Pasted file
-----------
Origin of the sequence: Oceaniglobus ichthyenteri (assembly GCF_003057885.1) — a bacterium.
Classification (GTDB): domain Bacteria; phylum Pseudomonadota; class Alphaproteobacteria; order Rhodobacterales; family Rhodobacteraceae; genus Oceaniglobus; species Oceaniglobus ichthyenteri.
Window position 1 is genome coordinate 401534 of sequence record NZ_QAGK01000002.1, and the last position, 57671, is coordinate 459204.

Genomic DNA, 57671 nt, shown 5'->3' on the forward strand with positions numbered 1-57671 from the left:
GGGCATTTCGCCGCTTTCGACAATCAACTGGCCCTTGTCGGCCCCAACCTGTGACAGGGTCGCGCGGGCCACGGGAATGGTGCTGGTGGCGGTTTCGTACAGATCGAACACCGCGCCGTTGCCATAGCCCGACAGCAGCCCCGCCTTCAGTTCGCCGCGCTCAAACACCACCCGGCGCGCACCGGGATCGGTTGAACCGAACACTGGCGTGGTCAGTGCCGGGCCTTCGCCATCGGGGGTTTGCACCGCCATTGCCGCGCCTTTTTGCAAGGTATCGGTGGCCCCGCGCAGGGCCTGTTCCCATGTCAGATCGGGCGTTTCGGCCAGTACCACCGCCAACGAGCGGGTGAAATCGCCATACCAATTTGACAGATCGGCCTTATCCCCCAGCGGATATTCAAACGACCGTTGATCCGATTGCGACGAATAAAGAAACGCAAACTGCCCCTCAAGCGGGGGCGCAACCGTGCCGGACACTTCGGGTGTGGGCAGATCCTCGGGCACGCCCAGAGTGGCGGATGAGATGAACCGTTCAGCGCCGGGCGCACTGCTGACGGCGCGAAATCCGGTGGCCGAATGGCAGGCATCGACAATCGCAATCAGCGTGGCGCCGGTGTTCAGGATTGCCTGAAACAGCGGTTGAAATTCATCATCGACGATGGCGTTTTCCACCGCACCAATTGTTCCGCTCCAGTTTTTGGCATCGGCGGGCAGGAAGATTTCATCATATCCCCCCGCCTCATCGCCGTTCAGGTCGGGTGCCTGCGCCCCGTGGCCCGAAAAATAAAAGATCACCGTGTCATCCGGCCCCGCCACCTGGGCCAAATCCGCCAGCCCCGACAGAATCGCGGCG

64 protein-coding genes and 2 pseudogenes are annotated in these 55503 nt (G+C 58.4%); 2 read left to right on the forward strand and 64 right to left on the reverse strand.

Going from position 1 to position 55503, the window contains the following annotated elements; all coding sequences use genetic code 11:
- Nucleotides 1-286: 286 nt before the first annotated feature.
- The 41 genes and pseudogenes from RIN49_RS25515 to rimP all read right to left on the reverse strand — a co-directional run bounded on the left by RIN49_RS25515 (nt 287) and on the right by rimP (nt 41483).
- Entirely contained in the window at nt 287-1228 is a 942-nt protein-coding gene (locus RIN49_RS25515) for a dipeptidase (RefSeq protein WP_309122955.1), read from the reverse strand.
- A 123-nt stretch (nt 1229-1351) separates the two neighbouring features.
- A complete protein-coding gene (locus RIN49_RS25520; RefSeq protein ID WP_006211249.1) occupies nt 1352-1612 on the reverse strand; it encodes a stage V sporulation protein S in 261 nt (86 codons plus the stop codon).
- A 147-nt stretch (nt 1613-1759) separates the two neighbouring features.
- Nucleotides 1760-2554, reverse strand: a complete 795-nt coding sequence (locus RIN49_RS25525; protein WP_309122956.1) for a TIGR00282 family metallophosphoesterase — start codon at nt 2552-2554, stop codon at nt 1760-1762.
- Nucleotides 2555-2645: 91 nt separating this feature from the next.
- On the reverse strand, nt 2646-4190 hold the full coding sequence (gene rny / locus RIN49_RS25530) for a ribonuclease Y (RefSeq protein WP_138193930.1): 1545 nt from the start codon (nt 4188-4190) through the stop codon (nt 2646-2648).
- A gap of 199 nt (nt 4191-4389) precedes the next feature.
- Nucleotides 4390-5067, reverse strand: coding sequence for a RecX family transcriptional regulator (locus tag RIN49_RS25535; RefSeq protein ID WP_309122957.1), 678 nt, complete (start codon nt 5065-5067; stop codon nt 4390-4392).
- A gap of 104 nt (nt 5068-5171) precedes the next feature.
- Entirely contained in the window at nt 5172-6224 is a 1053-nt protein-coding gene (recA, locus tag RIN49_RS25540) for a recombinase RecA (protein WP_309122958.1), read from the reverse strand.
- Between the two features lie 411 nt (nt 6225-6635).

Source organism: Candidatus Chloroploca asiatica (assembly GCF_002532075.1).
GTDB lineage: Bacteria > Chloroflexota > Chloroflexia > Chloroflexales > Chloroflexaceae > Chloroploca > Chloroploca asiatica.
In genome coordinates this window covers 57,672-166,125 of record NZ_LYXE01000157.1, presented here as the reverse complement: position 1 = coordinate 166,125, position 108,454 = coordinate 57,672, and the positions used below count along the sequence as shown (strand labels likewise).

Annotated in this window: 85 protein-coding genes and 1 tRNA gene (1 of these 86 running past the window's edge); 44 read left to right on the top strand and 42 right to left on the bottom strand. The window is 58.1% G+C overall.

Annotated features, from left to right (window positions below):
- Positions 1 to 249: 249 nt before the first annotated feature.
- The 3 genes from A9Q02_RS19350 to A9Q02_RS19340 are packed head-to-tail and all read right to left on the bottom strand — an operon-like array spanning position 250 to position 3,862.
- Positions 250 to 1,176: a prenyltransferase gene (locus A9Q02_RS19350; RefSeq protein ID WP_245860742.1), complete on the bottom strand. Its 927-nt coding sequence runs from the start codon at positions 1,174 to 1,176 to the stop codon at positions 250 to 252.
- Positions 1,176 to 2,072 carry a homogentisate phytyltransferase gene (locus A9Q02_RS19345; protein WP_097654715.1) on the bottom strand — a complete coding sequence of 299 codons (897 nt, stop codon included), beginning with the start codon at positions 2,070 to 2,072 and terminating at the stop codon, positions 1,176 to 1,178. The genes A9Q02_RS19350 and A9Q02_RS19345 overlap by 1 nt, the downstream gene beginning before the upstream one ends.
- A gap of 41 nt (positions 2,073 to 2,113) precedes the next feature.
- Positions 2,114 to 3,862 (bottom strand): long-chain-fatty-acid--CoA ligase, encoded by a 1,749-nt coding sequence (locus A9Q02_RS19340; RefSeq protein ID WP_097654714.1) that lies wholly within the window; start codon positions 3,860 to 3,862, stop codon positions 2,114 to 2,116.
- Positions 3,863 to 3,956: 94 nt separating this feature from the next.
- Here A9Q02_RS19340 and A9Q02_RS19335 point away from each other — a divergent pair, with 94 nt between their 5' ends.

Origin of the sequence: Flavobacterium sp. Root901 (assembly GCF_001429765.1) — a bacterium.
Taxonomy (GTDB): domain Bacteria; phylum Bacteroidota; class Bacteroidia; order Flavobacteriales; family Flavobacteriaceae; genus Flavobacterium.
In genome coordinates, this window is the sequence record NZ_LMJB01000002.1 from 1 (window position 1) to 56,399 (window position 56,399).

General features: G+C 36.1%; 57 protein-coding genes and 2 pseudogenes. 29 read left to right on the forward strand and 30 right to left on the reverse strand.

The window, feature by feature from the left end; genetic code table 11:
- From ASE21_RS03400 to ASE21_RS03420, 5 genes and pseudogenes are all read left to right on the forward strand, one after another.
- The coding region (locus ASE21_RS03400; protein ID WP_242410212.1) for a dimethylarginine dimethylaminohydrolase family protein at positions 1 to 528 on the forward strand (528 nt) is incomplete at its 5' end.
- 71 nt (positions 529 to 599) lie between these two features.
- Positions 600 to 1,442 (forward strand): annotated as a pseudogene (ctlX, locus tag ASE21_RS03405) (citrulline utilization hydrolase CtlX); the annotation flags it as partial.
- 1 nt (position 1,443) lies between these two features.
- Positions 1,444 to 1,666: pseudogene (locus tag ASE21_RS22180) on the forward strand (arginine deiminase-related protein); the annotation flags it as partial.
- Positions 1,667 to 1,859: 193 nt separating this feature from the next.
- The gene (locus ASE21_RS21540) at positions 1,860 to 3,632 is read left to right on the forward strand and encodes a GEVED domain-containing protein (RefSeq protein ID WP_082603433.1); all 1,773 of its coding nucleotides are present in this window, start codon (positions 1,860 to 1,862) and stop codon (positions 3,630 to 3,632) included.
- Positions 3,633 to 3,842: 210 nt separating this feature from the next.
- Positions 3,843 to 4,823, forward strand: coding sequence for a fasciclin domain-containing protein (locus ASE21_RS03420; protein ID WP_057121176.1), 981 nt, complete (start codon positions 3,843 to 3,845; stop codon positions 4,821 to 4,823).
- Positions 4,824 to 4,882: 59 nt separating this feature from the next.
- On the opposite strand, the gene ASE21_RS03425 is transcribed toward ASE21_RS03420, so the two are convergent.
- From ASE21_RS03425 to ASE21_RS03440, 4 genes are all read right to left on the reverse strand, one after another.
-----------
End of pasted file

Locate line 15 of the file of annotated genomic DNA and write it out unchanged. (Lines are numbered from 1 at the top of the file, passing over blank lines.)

- Nucleotides 2555-2645: 91 nt separating this feature from the next.